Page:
Grace-Filled Leaders: A Case Study

Sermon: “Grace-Filled Leaders: A Case Study”

Series: Grace for the Church, Hope for the World

Bible Text: Titus 1:10-16

Preached May 12, 2013 by David Ridenhour

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Sermon Summary:

In Titus 1:10-16, Paul is moving from a description of who leaders in the church are and what they are doing to an immediate need case study. On Crete, Titus is encountering people who are adding to the gospel by boasting in their Jewishness (Titus 1:10-11), and causing division and strife in the church. Factions within the church are doing things for their own profit and gain, and doing damage to the church.

Confusing words are distorting the gospel, and conflicting actions are distracting from the gospel.

The “Gospel-Plus” message is a dangerous trap within Christian circles. Part of the danger is the gospel + something equals salvation. Another part of the danger is the gospel + something equals security. Most of us in here do not struggle with the gospel + something equals salvation. But the memory lives on. No amount of good work, no amount of good intention, no amount of right living is going to be enough to achieve for you right standing before God. The only way we can possibly have right standing before God is if eternal, infinite perfection is credited to us as ours. If you have ever told one lie, had one impure thought, discovered one impure motive, pursued a single thing for yourself, then you have missed the boat for qualifying for perfect righteousness. And “good enough” won’t cut it. It is a zero sum game. All or nothing. The only way you can be righteous enough it to accept the free work and gift of Christ on your behalf.

But what about this second part, that the gospel + something equals security? The more I talk to Christians, and the more our conversations move from superficial to significant, I find that many people struggle with feelings of condemnation and worthlessness. They struggle with believing certain doctrines, engaging in certain practices, and the like. And what ends up happening is that they are condemned by a gospel + something equals security message. They are sure that God is feeling towards them an infinite amount of condemnation above and beyond what they have heaped upon themselves. Listen: we don’t pray to keep in good graces with God. We are in good graces with God, therefore freed to pray. We don’t read the scriptures to keep ourselves in good graces with God; we read the scriptures to hear that for us, in Christ, all of God’s promises are yes and amen.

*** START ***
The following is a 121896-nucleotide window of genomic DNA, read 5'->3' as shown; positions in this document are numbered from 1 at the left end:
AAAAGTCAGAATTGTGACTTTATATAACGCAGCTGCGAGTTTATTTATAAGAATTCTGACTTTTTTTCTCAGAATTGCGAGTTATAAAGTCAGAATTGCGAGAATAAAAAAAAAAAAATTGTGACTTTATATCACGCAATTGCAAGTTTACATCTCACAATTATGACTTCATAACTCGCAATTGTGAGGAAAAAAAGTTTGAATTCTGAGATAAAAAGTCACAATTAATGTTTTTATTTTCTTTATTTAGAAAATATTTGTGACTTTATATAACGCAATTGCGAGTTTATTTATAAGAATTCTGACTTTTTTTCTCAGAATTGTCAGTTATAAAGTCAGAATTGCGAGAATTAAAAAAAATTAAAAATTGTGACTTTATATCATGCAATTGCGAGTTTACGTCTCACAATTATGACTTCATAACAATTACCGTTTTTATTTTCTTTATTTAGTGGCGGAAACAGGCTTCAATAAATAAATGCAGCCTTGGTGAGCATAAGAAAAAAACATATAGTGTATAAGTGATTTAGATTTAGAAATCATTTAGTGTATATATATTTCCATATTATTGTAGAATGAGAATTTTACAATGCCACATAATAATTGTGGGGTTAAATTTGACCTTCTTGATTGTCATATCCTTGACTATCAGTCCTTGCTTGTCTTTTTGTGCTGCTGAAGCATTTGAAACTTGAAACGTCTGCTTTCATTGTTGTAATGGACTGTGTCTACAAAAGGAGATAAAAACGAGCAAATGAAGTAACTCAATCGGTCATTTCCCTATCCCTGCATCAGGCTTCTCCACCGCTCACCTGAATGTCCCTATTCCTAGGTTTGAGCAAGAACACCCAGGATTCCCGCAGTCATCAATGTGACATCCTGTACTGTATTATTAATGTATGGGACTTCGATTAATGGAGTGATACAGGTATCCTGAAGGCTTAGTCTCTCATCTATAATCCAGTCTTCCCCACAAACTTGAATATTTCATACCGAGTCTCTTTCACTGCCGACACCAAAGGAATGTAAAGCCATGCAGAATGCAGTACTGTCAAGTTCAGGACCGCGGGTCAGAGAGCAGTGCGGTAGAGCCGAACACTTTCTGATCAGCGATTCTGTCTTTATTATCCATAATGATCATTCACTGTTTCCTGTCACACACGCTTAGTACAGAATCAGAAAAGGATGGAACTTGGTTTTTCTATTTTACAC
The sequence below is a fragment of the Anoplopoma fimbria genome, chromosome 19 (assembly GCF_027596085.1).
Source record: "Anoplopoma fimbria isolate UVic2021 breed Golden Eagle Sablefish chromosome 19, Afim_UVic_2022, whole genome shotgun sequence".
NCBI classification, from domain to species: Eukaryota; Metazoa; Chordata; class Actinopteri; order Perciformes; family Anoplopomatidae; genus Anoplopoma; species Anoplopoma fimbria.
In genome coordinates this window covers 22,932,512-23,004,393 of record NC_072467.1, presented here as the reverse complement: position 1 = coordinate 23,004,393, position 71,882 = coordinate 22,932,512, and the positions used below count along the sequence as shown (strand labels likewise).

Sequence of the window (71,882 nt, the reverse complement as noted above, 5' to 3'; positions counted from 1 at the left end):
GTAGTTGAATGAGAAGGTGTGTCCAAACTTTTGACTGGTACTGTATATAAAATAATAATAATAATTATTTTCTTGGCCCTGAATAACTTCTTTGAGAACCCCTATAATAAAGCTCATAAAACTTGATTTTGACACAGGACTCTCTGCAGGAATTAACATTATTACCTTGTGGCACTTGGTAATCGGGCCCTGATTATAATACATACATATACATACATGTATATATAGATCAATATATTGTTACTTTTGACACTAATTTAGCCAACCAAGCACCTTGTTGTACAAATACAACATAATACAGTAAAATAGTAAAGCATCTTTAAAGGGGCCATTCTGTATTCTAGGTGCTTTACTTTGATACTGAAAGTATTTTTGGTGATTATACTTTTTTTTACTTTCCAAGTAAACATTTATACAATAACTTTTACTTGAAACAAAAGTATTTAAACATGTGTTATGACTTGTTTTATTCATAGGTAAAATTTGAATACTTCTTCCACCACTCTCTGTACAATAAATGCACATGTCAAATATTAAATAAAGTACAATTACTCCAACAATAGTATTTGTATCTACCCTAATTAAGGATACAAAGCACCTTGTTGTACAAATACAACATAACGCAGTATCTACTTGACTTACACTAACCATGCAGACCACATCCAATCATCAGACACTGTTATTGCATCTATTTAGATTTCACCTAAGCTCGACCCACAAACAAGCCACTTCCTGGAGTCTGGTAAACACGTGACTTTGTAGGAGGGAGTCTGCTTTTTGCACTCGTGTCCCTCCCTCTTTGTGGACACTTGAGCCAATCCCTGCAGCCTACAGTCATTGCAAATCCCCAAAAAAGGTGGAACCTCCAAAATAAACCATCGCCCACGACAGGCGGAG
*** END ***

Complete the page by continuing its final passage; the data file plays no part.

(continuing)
Sometimes, dishonest gain isn't always health and prosperity.

Sometimes, it is refusing to call someone out because of fear that they are a big giver, and their leaving the church would effect the bottom line. Damaged doctrine damages people. Because we are living, breathing, embodied witnesses here on earth to the ascended Christ, we must never lose sight of the fact that when we add to the gospel, we are doing damage to people. When we live as if the atoning work of Jesus is just a way to avoid the really hot place and go be reunited with all of our family and friends and have our cul-de-sac in the sky, while having no material impact to life here on earth in the here and now, we are doing damage to people. And in either case, it is likely due to the fact that there is greater unrest going on beneath the surface. Which is where the painful part of an elders job comes in. We are charged with looking not only at what people say, but also at why they do what they do. And as loving shepherds, sometimes that means calling people out, and sometimes that means casting people out.

Restoration is the goal, but not always a reality. Sometimes, Elders have to discern by the lifestyle of those in their fold that some simply just do not believe. In Titus 1:16, we see that they profess to know God, but they deny him by their works. Paul seems to be drawing a line in the sand here and saying that at some point, the church must cut its losses and not tolerate people who are distracting from the mission.

Reflection Questions

  1. In what ways do you fall victim to a mentality of adding to the gospel, either for assurance of salvation (I've done enough) or assurance of security (I'm loved enough)?
  2. In what ways have you permitted the gospel to be absent in your week and life? What if you took a digital recording of your thoughts, attitudes, actions; would the life, atonement, lordship, and reign of Jesus Christ be necessary for any of those decisions or conversations?
  3. Strong leaders are needed in the church to expose suspect motives, but we as congregants are also good at hiding our true meanings and identities. In what ways do you need to pray and ask God to give you boldness to allow yourself to be known by others as you are known by Christ?